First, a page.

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Early Modern Economic and Social History

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Easter Term 2018


The seminar meets Thursdays at 5pm in Room 12 of the History Faculty. We normally have dinner with the speaker afterwards, to which all are welcome. 

Convenors: Amy Erickson, Craig Muldrew, Leigh Shaw-Taylor and Paul Warde


26 April: Matthew Pawelski (Lancaster)

‘Women’, ‘Lads’ and ‘Copers’: Household, community, and the divisions of labour at the Derbyshire lead mines, c.1736 – 1765

Research based on account books from Miners Engine Mine, Derbyshire, shines light on the divisions of labour in an eighteenth-century workplace. The findings suggest continuities in the artisanal structures of the industrial workforce during the eighteenth century, and highlight the importance of household and community in determining the roles of age and gender groups.


3 May: Eleanor Robson (Cambridge)

Contested ground: Agricultural improvement in Hatfield Level, 1625-1660

 Seventeenth-century drainage of the English fens was a flagship project of state-led ‘improvement’, which promised to alchemise unproductive wetland commons into profitable, enclosed terra firma. This paper examines how drainage was experienced and navigated by local people in the northern fens to illuminate how it produced differential improvement and contested environments.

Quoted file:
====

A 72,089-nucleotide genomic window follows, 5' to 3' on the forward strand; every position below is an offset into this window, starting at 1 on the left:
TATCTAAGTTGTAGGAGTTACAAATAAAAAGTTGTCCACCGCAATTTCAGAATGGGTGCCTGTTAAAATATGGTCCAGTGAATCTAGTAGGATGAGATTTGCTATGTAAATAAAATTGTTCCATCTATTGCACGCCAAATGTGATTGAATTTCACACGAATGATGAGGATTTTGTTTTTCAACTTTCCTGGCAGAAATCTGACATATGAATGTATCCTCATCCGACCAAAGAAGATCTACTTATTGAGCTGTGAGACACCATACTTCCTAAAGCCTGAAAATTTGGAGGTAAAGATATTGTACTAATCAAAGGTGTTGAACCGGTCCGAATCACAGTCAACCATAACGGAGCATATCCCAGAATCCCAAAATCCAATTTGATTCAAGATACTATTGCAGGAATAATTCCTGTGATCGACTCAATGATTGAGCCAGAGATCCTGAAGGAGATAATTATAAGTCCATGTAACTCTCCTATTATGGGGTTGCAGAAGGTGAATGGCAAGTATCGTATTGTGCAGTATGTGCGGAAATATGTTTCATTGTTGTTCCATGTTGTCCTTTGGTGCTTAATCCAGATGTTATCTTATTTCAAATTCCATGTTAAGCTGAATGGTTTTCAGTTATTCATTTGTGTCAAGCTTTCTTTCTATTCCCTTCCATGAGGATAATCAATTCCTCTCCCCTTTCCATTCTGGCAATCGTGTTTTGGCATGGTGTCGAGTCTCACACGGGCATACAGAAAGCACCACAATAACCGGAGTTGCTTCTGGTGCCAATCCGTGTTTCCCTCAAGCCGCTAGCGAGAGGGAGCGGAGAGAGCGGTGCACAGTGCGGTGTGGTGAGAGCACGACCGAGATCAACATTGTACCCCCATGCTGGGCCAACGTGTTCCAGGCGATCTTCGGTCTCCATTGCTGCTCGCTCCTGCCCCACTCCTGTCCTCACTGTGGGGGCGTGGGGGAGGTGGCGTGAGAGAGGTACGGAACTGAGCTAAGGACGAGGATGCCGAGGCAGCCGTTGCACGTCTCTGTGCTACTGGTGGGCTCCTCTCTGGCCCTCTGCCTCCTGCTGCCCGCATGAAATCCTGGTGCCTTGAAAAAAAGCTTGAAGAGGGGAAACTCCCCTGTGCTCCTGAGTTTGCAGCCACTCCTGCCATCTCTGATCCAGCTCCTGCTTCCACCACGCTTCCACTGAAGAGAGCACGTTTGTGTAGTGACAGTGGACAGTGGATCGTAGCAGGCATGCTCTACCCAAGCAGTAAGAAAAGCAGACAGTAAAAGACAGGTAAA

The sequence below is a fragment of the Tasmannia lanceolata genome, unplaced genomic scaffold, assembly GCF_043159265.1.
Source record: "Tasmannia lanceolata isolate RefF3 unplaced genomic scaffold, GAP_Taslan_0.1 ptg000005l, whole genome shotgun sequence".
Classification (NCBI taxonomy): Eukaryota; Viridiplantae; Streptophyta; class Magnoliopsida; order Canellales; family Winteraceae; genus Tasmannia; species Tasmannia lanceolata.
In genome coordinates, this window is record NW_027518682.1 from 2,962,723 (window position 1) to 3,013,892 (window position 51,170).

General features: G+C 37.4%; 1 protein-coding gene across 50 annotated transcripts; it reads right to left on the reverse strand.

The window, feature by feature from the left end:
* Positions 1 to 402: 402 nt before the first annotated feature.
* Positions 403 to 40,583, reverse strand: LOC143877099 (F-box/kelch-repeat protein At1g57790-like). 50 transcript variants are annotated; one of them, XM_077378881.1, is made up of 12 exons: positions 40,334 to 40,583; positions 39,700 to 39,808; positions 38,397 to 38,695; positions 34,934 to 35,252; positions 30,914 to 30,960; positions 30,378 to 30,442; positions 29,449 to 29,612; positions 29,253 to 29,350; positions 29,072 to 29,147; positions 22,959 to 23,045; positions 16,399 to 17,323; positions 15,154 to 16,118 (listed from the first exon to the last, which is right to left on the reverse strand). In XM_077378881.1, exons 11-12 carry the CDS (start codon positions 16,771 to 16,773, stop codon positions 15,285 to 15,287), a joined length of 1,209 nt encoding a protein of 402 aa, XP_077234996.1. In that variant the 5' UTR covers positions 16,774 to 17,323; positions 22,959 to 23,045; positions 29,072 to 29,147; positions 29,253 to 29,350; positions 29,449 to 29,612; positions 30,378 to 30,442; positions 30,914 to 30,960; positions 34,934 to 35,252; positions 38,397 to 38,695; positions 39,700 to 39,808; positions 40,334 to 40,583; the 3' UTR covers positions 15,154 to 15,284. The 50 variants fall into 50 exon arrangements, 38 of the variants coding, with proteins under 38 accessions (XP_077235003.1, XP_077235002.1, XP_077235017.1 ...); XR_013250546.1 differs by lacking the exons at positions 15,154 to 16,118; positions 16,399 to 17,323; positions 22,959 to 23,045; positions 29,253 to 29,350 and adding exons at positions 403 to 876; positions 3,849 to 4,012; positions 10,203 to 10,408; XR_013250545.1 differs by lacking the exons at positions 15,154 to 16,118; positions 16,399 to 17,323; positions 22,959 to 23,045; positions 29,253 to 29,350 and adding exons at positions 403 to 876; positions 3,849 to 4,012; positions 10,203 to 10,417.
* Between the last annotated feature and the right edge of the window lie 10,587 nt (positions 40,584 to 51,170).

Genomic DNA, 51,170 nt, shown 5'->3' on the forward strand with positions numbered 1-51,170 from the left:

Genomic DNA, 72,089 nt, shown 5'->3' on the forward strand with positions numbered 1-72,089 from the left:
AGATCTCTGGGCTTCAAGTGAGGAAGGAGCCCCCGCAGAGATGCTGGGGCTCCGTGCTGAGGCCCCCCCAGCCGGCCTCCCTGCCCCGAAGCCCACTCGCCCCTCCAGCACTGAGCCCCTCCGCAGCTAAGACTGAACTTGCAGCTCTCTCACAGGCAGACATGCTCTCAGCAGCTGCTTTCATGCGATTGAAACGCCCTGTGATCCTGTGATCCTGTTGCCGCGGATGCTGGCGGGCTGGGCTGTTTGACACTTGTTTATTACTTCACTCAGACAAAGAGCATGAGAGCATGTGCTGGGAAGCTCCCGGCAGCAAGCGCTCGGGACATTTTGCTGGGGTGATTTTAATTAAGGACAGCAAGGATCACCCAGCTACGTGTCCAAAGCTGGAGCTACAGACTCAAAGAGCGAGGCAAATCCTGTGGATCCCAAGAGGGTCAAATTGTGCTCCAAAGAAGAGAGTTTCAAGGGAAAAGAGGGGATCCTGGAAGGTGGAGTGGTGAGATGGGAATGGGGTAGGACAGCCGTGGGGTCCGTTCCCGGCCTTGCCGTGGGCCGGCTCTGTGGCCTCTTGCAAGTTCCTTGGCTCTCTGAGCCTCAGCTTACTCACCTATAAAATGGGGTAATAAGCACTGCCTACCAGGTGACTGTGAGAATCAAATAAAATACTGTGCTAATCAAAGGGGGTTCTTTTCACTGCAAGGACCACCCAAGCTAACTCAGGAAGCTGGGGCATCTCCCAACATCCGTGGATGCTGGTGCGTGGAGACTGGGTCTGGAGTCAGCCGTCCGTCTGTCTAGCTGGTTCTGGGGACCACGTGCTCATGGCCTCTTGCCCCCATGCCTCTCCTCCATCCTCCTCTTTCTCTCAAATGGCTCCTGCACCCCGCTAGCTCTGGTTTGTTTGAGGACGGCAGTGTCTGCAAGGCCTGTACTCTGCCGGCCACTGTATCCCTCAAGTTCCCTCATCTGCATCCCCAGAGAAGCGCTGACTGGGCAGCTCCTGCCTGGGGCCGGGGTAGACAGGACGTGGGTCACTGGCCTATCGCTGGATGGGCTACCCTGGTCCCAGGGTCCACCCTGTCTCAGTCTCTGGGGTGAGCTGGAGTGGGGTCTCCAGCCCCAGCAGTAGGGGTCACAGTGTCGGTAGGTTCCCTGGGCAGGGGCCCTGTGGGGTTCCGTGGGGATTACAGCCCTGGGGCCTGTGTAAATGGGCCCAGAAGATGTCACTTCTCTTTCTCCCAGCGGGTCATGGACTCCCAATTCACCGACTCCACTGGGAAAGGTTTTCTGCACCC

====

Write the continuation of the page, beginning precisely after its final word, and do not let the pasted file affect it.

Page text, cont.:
10 May:  Kathryn Gary (Lund)

The extreme seasonality of early modern casual labour and what it means for workers’ incomes: Sweden 1500-1830  

Using observations of over 151,000 individuals’ workdays in the construction industry, this paper investigates individual work patterns, work availability, and the changes in work seasonality over time. The sample includes unskilled men and women as well as skilled craftsmen. Some are ‘full-time’, but even these do not work as many days as real wage models assume. Real wage methodology becomes more problematic the further into the past we look.


24 May:  Tawny Paul (Exeter) and Jeremy Boulton (Newcastle)

 Debtors’ schedules: a new source for understanding the economy in 18th-century England

Debtors’ schedules, or inventories of wealth produced in the wake of Debtor Insolvency Acts, constitute a significant and relatively unused source related to the economy of eighteenth-century England. This paper presents new research on the scope and significance of schedules. It explores their potential to provide new insights into wealth, credit and work, and considers their relationship to probate material.


The support of the Trevelyan Fund (Faculty of History) is gratefully acknowledged.


Easter Term 2018 programme - print version


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